Former CEO of Twitter, Jack Dorsey, has made allegations that the Indian government threatened to shut down the social media platform and conduct raids on the houses of its employees in India. In an interview with a US-based YouTube channel, Dorsey claimed that the government had requested the removal of tweets and accounts associated with the farmers’ protest in 2020. He also stated that Twitter was asked to censor journalists critical of the government of India.
The Indian government has vehemently denied the allegations made by Dorsey and accused Twitter of violating Indian laws. Rajeev Chandrashekar, a federal minister, tweeted that Dorsey’s claims were “an outright lie” and an attempt to erase a controversial period in Twitter’s history. Chandrashekar emphasized that no one was jailed, Twitter was not shut down, and Dorsey’s tenure saw a refusal to accept the sovereignty of Indian law.
The strained relationship between the Indian government and Twitter
The allegations made by Dorsey add to the already strained relationship between the Bharatiya Janata Party (BJP) government led by Prime Minister Narendra Modi and Twitter. This comes at a time when Twitter is facing growing scrutiny regarding its role in supporting free speech principles, with demands from various countries to regulate the platform’s influence.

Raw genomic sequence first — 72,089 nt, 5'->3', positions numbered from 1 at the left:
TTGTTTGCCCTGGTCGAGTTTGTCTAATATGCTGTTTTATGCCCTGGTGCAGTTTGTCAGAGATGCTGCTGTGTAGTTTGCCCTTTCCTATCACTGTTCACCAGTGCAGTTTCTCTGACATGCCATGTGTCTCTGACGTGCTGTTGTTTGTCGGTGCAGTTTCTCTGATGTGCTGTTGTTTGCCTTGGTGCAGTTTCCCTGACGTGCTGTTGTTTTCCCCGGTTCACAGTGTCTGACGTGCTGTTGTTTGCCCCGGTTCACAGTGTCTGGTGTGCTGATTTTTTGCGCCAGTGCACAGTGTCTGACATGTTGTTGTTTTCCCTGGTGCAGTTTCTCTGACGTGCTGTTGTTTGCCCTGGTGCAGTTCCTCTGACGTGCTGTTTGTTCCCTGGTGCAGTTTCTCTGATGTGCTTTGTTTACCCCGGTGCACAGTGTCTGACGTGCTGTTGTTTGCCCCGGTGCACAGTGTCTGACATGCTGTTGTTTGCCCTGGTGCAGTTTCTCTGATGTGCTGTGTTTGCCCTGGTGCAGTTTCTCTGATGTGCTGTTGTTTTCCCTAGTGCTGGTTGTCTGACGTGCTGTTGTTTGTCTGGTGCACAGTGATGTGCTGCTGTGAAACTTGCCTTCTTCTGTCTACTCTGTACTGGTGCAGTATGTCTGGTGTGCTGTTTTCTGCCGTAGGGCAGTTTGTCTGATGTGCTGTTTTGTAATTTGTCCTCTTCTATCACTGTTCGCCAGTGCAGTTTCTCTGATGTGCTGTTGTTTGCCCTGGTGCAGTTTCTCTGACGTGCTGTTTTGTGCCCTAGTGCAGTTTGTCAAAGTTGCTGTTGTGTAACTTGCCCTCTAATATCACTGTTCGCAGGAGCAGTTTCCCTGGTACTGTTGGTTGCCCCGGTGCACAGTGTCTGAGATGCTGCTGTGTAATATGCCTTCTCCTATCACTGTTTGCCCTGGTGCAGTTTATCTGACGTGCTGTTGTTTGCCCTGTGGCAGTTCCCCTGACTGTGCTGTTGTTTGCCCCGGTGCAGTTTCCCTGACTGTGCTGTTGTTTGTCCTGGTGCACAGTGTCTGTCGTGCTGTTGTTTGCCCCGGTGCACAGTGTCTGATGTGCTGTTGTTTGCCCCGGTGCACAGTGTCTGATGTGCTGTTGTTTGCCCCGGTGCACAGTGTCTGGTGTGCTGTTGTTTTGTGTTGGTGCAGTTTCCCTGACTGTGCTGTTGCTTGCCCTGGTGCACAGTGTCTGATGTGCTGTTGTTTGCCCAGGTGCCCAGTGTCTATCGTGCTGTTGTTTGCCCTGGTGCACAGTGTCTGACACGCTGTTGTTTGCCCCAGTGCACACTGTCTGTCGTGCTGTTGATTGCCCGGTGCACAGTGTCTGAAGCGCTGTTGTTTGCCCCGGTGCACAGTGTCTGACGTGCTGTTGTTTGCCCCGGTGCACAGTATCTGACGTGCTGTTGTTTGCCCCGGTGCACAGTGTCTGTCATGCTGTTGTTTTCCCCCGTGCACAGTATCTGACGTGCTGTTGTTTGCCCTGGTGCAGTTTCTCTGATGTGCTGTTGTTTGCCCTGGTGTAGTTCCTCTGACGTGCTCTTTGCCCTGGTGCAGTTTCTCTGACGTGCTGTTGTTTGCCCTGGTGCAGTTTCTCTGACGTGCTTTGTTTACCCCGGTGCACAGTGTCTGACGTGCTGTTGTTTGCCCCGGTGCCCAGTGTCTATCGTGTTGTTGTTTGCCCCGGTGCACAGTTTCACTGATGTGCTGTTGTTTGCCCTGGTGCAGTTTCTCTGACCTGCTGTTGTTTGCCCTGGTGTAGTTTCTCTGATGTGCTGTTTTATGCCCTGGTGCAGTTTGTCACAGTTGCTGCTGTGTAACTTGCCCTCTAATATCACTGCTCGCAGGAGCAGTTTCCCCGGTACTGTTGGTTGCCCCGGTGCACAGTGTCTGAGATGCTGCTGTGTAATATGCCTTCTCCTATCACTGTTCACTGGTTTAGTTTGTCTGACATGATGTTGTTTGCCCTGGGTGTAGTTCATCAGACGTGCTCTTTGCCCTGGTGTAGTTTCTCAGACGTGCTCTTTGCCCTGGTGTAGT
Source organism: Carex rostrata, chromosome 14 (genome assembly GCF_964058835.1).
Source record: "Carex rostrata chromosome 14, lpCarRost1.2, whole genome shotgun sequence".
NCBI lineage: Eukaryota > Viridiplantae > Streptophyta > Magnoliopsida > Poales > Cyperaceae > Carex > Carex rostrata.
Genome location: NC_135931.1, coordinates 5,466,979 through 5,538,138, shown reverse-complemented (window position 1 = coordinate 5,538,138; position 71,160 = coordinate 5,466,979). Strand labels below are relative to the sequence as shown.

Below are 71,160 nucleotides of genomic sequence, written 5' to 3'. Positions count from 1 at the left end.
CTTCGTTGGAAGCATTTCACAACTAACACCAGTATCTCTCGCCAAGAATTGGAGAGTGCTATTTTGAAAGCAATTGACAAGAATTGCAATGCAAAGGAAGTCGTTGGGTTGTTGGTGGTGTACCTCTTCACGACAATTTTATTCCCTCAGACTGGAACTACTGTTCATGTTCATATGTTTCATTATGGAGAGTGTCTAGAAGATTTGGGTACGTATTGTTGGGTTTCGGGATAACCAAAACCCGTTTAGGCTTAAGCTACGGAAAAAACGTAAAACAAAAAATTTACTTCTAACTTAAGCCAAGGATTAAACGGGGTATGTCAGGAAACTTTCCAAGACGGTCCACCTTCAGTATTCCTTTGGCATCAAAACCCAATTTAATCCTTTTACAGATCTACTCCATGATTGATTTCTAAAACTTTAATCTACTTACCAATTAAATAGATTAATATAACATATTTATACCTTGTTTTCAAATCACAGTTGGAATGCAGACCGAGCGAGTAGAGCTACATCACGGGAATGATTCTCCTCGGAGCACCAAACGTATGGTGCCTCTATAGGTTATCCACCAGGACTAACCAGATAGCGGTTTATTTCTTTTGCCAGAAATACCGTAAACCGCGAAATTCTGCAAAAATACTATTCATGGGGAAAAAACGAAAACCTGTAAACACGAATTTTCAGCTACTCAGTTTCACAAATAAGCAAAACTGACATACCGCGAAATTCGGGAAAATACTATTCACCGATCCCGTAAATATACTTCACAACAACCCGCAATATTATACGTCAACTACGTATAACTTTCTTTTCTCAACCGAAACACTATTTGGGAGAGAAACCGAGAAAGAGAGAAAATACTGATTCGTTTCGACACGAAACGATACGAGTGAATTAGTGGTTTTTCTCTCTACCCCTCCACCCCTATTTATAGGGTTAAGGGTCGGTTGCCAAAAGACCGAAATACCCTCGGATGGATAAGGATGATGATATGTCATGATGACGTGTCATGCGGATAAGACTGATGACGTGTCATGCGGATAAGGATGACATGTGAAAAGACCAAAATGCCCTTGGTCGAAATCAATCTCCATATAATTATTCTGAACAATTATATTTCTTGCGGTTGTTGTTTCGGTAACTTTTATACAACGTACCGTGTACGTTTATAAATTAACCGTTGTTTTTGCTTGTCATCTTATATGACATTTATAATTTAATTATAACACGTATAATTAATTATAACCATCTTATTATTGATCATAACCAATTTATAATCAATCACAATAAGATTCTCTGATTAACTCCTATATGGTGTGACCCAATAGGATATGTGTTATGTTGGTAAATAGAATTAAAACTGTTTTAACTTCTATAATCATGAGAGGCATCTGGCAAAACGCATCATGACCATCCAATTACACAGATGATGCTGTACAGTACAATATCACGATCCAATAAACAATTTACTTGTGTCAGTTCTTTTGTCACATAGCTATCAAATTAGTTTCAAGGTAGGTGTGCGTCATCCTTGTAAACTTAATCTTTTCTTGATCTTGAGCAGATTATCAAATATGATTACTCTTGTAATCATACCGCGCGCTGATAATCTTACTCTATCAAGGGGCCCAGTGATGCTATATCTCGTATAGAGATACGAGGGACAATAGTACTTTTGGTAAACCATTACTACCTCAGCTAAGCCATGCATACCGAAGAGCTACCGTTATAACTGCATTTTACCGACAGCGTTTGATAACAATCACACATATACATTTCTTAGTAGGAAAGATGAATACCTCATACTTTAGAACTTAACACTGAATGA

During the interview, Dorsey mentioned that countries like India and Turkey had made numerous requests to take down accounts of journalists providing on-the-ground information and censor their content. He expressed surprise at the extent of the engagement and requests made by governments during his tenure. In the case of India, Dorsey cited requests related to the farmers’ protests and journalists critical of the government. He revealed that the Indian government threatened to shut down Twitter in the country, conducted raids on employees’ homes, and warned of office closures if Twitter did not comply.
Background on Twitter’s Clash with the Indian Government
The Indian government had previously requested Twitter to remove tweets using incendiary hashtags and accounts allegedly associated with Pakistan-backed Sikh separatist groups during the farmers’ protests. Twitter initially blocked 250 accounts but later restored them, citing insufficient justification for the suspension. The government then ordered Twitter to block the accounts again, warning of legal action, including potential imprisonment for employees, if the company failed to comply. Twitter defended its stance, citing the fundamental right to free expression under Indian law.
Since then, relations between Twitter and the Indian government have remained strained. Critics argue that new internet regulations in India grant the government direct control over social media platforms, leading to concerns about censorship. Even Elon Musk, who succeeded Dorsey as Twitter CEO, has acknowledged the strict rules for social media content in India.
Dorsey compared India’s actions to those of Turkey and Nigeria, where the platform faced similar challenges and threats of shutdown or restrictions. He highlighted the difficulty of operating in Nigeria due to fears for employees’ safety in the face of potential government actions.